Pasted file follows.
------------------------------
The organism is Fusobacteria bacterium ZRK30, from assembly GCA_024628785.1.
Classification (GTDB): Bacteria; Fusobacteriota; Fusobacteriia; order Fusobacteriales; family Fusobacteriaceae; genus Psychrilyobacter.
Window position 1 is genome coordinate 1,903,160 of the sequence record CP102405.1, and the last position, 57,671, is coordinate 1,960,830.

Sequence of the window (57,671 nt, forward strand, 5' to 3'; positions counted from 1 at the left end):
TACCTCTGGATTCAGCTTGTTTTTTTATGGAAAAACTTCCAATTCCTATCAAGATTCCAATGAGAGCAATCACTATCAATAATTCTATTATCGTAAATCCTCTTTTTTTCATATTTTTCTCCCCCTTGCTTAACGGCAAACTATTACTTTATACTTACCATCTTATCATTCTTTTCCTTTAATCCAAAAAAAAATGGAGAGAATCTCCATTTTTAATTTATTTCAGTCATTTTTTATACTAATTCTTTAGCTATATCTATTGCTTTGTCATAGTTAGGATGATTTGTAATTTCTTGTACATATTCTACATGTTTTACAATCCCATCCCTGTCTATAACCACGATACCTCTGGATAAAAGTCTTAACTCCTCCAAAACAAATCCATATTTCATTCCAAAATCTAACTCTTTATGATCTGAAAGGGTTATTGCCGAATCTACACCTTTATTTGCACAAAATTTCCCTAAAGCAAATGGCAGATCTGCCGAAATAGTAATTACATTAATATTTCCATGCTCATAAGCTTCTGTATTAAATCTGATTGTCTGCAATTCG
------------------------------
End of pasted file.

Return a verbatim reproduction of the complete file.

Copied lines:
The organism is Fusobacteria bacterium ZRK30, from assembly GCA_024628785.1.
Classification (GTDB): Bacteria; Fusobacteriota; Fusobacteriia; order Fusobacteriales; family Fusobacteriaceae; genus Psychrilyobacter.
Window position 1 is genome coordinate 1,903,160 of the sequence record CP102405.1, and the last position, 57,671, is coordinate 1,960,830.

Sequence of the window (57,671 nt, forward strand, 5' to 3'; positions counted from 1 at the left end):
TACCTCTGGATTCAGCTTGTTTTTTTATGGAAAAACTTCCAATTCCTATCAAGATTCCAATGAGAGCAATCACTATCAATAATTCTATTATCGTAAATCCTCTTTTTTTCATATTTTTCTCCCCCTTGCTTAACGGCAAACTATTACTTTATACTTACCATCTTATCATTCTTTTCCTTTAATCCAAAAAAAAATGGAGAGAATCTCCATTTTTAATTTATTTCAGTCATTTTTTATACTAATTCTTTAGCTATATCTATTGCTTTGTCATAGTTAGGATGATTTGTAATTTCTTGTACATATTCTACATGTTTTACAATCCCATCCCTGTCTATAACCACGATACCTCTGGATAAAAGTCTTAACTCCTCCAAAACAAATCCATATTTCATTCCAAAATCTAACTCTTTATGATCTGAAAGGGTTATTGCCGAATCTACACCTTTATTTGCACAAAATTTCCCTAAAGCAAATGGCAGATCTGCCGAAATAGTAATTACATTAATATTTCCATGCTCATAAGCTTCTGTATTAAATCTGATTGTCTGCAATTCG